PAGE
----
News Motorcycle Industry News AMA: Majority in U.S. House Agree Ethanol Mandate has Problems

AMA: Majority in U.S. House Agree Ethanol Mandate has Problems

AMA: Majority in U.S. House Agree Ethanol Mandate has ProblemsMotorcycle Legislation

The Renewable Fuel Standard has a “serious problem” and must be reformed, according to a bipartisan group of congressmen who say 218 House members agree, the American Motorcyclist Association reports.

The AMA Position:

The AMA supports the efforts of House members who want to revisit and revamp the Renewable Fuel Standard.

“The federal government’s Renewable Fuel Standard is a failed strategy that must be completely reconsidered and restructured,” said Wayne Allard, vice president of government relations for the American Motorcyclist Association. “The RFS is not working for America or for Americans.”

The AMA opposes E15 fuel (15 percent ethanol by volume) because inadvertent misfueling can cause engine and fuel system failure to the estimated 22 million motorcycles and all-terrain vehicles currently in use and can void manufacturers’ warranties.

The AMA has repeatedly expressed concerns to government officials and federal lawmakers about possible damage to motorcycle and ATV engines caused by the inadvertent use of E15. For more information, visit: www.americanmotorcyclist.com/rights/amafuelforthought.aspx.

Statement from Congressmen:

“There is one thing a bipartisan majority of members of the House can agree upon – there is a serious problem with the RFS. It is telling that 218 members from both sides of the aisle, representing communities across the nation, have spoken out against the current RFS and called for reform,” Reps. Bob Goodlatte (R-Va.), Jim Costa (D-Calif.), Steve Womack (R-Ark.), and Peter Welch (D-Vt.) said in a joint statement issued May 29.

“The flawed ethanol mandate has a real impact on the American economy, and legislation in the House to reform the RFS has drawn the support of more the 50 organizations representing a diverse range of issues. There is clearly a growing appetite to reform the ethanol mandate, and it is time for the EPA to address lawmakers’ concerns,” the congressmen said.

What is the RFS?

The RFS program was created under the Energy Policy Act of 2005, and established the first renewable fuel volume mandate in the United States. As required under the act, the original RFS program required 7.5 billion gallons of renewable fuel to be blended into gasoline by 2012.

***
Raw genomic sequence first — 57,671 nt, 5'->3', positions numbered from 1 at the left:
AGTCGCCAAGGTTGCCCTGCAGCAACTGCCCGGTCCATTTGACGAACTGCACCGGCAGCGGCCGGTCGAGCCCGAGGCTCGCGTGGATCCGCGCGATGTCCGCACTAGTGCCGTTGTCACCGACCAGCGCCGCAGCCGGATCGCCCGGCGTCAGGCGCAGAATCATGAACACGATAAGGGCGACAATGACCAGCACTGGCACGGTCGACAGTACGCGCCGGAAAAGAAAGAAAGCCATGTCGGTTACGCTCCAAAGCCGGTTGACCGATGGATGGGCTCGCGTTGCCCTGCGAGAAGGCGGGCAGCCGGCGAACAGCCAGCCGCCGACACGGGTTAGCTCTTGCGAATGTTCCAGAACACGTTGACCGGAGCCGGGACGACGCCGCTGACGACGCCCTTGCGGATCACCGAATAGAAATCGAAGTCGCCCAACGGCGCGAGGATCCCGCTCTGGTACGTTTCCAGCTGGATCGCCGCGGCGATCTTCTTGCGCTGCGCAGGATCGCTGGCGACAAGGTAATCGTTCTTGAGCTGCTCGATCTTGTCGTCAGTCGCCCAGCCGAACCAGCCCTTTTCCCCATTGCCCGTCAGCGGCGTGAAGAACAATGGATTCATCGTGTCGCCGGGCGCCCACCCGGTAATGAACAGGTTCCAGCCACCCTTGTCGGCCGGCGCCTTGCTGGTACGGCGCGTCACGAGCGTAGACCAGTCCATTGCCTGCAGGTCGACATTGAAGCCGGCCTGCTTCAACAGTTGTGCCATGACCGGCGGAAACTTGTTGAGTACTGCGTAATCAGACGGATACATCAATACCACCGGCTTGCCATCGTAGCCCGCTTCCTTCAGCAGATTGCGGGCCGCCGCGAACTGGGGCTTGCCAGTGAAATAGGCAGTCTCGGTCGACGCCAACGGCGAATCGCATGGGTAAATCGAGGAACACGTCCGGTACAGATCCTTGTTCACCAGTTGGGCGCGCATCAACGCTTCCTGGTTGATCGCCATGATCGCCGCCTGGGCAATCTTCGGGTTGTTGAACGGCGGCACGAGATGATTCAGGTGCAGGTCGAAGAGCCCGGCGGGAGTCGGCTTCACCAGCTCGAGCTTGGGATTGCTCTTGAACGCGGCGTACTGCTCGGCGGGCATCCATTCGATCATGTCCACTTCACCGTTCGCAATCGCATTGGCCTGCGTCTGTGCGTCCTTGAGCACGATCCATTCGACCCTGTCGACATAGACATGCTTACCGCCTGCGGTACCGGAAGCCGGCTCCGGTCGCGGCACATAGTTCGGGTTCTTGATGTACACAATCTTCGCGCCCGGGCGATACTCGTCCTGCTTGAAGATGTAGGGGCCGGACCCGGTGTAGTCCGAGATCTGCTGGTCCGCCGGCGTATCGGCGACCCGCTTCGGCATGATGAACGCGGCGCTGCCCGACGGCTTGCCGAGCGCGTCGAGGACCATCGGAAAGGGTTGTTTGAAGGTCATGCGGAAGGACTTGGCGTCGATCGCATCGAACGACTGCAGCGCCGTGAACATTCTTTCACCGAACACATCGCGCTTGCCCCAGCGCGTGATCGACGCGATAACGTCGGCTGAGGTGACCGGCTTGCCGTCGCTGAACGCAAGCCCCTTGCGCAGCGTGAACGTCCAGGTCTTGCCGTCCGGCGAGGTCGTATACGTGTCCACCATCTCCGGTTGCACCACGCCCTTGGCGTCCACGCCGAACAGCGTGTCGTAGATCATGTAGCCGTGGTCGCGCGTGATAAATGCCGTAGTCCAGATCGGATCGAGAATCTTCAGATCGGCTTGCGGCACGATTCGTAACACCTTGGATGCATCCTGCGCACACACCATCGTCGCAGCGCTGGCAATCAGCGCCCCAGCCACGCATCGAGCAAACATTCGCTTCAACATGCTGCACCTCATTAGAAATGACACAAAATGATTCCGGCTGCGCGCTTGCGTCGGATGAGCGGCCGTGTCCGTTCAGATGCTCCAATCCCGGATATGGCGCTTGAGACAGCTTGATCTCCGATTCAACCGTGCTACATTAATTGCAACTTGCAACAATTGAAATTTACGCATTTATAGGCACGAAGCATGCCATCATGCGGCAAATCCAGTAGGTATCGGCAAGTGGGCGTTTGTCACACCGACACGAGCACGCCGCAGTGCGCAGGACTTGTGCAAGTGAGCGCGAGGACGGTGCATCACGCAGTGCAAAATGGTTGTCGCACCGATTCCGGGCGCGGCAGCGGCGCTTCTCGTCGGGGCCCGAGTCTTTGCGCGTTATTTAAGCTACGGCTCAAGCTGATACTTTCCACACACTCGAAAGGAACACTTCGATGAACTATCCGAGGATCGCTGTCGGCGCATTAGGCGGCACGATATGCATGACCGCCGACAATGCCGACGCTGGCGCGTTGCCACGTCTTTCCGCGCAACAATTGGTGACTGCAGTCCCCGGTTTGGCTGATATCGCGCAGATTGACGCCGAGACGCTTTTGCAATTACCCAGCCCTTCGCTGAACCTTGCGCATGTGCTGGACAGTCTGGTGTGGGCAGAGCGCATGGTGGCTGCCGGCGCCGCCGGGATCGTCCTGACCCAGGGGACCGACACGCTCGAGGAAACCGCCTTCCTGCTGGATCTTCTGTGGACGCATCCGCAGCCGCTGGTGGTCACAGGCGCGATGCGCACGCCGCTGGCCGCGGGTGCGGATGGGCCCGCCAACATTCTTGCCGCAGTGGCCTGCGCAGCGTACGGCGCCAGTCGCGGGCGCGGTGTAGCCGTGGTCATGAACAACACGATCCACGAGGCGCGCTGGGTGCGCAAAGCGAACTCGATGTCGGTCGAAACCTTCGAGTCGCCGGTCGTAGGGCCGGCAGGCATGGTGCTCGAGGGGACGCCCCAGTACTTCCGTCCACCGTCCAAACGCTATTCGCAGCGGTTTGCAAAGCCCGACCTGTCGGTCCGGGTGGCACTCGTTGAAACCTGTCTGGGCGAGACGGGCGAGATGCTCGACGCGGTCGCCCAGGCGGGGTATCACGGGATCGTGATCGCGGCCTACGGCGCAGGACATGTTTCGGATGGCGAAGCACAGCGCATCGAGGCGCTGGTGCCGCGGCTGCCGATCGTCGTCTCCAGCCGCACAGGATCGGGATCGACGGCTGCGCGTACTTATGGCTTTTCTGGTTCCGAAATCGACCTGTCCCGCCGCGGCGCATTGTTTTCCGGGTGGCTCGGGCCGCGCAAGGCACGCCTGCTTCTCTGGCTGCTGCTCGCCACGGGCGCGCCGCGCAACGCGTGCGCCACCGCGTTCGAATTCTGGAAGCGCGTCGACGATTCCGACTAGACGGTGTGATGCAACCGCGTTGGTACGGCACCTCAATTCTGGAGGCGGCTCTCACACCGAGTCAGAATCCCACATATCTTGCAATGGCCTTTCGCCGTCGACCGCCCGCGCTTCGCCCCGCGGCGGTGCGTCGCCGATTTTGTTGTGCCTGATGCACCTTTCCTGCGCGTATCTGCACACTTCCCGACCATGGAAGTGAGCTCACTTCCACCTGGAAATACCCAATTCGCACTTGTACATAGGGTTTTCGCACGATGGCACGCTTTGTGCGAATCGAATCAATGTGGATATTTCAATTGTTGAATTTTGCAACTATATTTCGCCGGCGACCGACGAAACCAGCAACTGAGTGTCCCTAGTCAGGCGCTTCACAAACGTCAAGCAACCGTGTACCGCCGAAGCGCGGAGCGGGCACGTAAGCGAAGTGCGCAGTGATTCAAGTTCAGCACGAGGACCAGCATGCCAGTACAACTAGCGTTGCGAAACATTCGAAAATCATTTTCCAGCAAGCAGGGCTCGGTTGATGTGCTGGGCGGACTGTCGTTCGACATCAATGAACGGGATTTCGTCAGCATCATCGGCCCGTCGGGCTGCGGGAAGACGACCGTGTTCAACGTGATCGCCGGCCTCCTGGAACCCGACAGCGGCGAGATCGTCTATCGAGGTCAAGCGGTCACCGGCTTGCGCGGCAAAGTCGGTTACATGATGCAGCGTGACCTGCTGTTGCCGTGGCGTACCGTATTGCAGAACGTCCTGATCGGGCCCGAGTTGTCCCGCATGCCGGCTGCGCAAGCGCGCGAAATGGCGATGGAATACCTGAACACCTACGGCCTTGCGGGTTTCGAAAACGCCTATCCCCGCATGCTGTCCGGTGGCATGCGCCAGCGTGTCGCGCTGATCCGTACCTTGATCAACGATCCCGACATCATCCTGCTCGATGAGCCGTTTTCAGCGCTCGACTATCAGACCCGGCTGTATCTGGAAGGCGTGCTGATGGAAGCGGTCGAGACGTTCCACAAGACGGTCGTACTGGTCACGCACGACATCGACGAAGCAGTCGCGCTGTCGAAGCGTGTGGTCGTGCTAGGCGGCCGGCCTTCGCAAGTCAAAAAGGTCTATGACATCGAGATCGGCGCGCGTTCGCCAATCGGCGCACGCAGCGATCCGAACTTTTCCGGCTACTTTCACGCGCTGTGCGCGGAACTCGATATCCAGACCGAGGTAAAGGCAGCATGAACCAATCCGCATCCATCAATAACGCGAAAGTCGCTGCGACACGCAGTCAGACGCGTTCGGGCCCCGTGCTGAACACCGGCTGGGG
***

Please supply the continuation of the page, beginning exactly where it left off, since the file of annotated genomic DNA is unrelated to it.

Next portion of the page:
Under the Energy Independence and Security Act of 2007, the RFS program was expanded in several ways, including an increase in the volume of renewable fuel required to be blended into transportation fuel from 9 billion gallons in 2008 to 36 billion gallons by 2022.

The U.S. Environmental Protection Agency is preparing to establish final 2014 Renewable Volume Obligations to meet the Renewable Fuel Standard.

In April 2013, Reps. Goodlatte, Costa, Womack, and Welch introduced H.R. 1462, the RFS Reform Act, which eliminates corn-based ethanol requirements, caps the amount of ethanol that can be blended into conventional gasoline at 10 percent, and requires the EPA to set cellulosic biofuels levels at production levels.

In October, they sent a letter signed by 169 members of the House to the EPA requesting a reduction of RFS levels for this year.

About the American Motorcyclist Association

Founded in 1924, the AMA is a not-for-profit member-based association whose mission is to promote the motorcycle lifestyle and protect the future of motorcycling. As the world’s largest motorcycling rights and event sanctioning organization, the AMA advocates for riders’ interests at all levels of government and sanctions thousands of competition and recreational events every year. The AMA also provides money-saving discounts on products and services for its members. Through the AMA Motorcycle Hall of Fame in Pickerington, Ohio, the AMA honors the heroes and heritage of motorcycling. For more information, visit www.americanmotorcyclist.com.

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